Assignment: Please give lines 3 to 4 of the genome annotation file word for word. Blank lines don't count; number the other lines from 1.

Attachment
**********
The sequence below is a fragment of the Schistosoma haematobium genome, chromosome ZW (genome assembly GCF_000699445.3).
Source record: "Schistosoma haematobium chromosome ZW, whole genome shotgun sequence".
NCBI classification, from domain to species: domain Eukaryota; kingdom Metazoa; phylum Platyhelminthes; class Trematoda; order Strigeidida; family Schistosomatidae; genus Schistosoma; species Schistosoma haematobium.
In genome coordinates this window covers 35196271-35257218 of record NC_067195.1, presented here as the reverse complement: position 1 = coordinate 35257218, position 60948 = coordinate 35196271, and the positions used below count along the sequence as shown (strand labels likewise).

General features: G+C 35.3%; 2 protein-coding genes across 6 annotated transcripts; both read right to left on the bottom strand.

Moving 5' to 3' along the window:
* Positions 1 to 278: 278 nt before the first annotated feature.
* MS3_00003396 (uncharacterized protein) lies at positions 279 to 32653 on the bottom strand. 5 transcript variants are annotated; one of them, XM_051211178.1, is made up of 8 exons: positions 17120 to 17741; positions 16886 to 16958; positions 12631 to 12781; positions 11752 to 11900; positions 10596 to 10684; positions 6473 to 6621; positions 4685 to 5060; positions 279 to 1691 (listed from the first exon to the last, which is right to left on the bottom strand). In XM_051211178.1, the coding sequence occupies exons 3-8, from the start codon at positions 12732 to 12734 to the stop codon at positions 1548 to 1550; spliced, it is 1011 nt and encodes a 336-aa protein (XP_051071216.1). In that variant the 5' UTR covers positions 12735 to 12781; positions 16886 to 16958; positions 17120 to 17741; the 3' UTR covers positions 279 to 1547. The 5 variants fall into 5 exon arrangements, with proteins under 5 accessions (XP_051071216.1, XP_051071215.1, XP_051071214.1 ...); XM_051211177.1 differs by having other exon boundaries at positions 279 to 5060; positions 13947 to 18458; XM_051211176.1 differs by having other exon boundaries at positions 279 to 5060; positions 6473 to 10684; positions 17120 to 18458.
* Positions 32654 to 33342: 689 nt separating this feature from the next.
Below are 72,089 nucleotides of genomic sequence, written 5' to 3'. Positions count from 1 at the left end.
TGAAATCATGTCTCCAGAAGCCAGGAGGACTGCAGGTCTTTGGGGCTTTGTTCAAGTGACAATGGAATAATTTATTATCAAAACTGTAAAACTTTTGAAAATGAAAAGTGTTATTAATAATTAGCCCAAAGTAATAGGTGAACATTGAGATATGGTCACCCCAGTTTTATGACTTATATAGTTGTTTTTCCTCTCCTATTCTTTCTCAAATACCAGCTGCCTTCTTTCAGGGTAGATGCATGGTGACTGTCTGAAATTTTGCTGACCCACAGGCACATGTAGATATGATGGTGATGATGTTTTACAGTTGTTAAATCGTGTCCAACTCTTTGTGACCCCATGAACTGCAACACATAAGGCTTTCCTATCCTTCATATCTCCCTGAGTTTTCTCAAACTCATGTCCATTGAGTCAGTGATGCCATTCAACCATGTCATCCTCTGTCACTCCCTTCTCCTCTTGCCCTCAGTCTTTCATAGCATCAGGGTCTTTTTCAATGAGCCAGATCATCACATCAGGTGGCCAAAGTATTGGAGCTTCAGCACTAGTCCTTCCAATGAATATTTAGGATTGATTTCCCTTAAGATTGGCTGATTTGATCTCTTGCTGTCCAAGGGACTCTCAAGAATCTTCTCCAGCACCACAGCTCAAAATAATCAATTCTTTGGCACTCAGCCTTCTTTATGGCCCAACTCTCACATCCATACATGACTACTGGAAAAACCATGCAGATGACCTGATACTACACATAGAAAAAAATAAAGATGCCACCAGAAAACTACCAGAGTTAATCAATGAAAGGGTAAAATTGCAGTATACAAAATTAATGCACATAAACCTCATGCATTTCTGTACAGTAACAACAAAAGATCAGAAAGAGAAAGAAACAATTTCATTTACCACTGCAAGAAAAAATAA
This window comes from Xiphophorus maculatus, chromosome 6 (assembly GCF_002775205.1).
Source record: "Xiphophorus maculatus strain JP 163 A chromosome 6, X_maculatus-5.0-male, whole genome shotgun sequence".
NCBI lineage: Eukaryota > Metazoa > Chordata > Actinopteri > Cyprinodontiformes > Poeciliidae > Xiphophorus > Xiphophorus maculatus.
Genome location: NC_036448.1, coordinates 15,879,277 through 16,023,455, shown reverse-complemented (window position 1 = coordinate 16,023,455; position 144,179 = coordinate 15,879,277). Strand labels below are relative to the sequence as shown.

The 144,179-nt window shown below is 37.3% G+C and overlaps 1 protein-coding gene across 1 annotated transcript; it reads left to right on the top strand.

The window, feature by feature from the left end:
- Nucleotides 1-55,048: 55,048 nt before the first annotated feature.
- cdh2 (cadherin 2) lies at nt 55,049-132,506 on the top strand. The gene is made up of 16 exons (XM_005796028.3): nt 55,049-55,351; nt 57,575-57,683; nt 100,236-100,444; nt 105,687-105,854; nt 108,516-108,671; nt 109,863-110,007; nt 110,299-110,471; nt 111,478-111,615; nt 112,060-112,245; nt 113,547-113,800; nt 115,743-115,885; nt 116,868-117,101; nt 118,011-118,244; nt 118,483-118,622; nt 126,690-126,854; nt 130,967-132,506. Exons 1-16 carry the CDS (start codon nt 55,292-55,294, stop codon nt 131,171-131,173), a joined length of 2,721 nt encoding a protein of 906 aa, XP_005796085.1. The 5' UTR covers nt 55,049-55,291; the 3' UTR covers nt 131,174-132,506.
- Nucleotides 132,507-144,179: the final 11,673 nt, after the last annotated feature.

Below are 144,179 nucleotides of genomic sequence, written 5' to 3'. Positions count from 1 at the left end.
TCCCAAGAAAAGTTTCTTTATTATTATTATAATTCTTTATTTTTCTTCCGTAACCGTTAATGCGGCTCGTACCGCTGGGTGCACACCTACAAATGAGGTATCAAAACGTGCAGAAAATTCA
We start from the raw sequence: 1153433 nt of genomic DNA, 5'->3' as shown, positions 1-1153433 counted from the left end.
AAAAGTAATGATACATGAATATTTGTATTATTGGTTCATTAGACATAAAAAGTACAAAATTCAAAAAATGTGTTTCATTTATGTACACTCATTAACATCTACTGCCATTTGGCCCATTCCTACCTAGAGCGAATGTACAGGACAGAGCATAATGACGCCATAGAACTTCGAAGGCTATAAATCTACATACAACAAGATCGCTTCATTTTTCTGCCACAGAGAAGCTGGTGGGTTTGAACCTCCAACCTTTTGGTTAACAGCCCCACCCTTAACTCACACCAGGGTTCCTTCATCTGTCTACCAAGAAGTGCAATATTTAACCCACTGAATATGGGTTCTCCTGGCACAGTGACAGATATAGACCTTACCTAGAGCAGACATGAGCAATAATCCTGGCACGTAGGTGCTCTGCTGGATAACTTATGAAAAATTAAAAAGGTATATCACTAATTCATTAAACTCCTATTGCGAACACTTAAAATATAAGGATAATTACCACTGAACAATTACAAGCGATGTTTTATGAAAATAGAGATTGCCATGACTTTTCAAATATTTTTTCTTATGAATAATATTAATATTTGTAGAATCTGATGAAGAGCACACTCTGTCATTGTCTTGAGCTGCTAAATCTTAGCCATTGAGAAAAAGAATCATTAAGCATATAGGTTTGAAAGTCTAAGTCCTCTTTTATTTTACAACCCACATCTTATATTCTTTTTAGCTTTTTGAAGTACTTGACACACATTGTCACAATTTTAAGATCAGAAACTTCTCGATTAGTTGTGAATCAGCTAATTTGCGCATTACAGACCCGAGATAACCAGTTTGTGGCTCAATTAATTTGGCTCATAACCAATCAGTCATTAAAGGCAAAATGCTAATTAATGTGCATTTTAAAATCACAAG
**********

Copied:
NCBI classification, from domain to species: domain Eukaryota; kingdom Metazoa; phylum Platyhelminthes; class Trematoda; order Strigeidida; family Schistosomatidae; genus Schistosoma; species Schistosoma haematobium.
In genome coordinates this window covers 35196271-35257218 of record NC_067195.1, presented here as the reverse complement: position 1 = coordinate 35257218, position 60948 = coordinate 35196271, and the positions used below count along the sequence as shown (strand labels likewise).